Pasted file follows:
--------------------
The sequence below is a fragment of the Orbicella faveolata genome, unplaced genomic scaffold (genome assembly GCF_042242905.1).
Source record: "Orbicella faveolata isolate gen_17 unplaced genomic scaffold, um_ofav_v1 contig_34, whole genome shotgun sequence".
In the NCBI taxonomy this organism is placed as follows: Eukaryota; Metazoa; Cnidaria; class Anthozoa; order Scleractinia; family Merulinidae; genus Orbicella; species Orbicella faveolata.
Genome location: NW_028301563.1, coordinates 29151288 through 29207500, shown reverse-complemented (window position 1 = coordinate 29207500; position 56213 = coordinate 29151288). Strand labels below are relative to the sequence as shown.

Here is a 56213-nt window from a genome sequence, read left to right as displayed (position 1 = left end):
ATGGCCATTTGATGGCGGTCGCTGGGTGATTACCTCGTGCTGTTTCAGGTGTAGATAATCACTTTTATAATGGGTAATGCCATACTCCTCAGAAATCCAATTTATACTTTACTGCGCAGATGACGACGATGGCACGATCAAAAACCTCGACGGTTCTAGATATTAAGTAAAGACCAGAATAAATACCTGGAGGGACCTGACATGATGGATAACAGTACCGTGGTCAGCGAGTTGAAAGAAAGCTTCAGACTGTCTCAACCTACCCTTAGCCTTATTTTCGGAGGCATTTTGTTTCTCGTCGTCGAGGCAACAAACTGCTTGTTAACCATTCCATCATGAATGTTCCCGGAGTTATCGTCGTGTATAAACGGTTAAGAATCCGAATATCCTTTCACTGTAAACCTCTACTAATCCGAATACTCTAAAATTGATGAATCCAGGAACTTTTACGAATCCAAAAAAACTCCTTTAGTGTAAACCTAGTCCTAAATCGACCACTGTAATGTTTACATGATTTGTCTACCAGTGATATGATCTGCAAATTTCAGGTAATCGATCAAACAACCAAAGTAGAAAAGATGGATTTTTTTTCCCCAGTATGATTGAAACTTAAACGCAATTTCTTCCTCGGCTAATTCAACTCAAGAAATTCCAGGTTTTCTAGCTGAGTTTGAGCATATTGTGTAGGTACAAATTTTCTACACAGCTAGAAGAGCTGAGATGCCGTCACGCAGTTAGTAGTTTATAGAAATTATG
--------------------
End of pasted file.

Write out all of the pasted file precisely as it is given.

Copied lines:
The sequence below is a fragment of the Orbicella faveolata genome, unplaced genomic scaffold (genome assembly GCF_042242905.1).
Source record: "Orbicella faveolata isolate gen_17 unplaced genomic scaffold, um_ofav_v1 contig_34, whole genome shotgun sequence".
In the NCBI taxonomy this organism is placed as follows: Eukaryota; Metazoa; Cnidaria; class Anthozoa; order Scleractinia; family Merulinidae; genus Orbicella; species Orbicella faveolata.
Genome location: NW_028301563.1, coordinates 29151288 through 29207500, shown reverse-complemented (window position 1 = coordinate 29207500; position 56213 = coordinate 29151288). Strand labels below are relative to the sequence as shown.

Here is a 56213-nt window from a genome sequence, read left to right as displayed (position 1 = left end):
ATGGCCATTTGATGGCGGTCGCTGGGTGATTACCTCGTGCTGTTTCAGGTGTAGATAATCACTTTTATAATGGGTAATGCCATACTCCTCAGAAATCCAATTTATACTTTACTGCGCAGATGACGACGATGGCACGATCAAAAACCTCGACGGTTCTAGATATTAAGTAAAGACCAGAATAAATACCTGGAGGGACCTGACATGATGGATAACAGTACCGTGGTCAGCGAGTTGAAAGAAAGCTTCAGACTGTCTCAACCTACCCTTAGCCTTATTTTCGGAGGCATTTTGTTTCTCGTCGTCGAGGCAACAAACTGCTTGTTAACCATTCCATCATGAATGTTCCCGGAGTTATCGTCGTGTATAAACGGTTAAGAATCCGAATATCCTTTCACTGTAAACCTCTACTAATCCGAATACTCTAAAATTGATGAATCCAGGAACTTTTACGAATCCAAAAAAACTCCTTTAGTGTAAACCTAGTCCTAAATCGACCACTGTAATGTTTACATGATTTGTCTACCAGTGATATGATCTGCAAATTTCAGGTAATCGATCAAACAACCAAAGTAGAAAAGATGGATTTTTTTTCCCCAGTATGATTGAAACTTAAACGCAATTTCTTCCTCGGCTAATTCAACTCAAGAAATTCCAGGTTTTCTAGCTGAGTTTGAGCATATTGTGTAGGTACAAATTTTCTACACAGCTAGAAGAGCTGAGATGCCGTCACGCAGTTAGTAGTTTATAGAAATTATG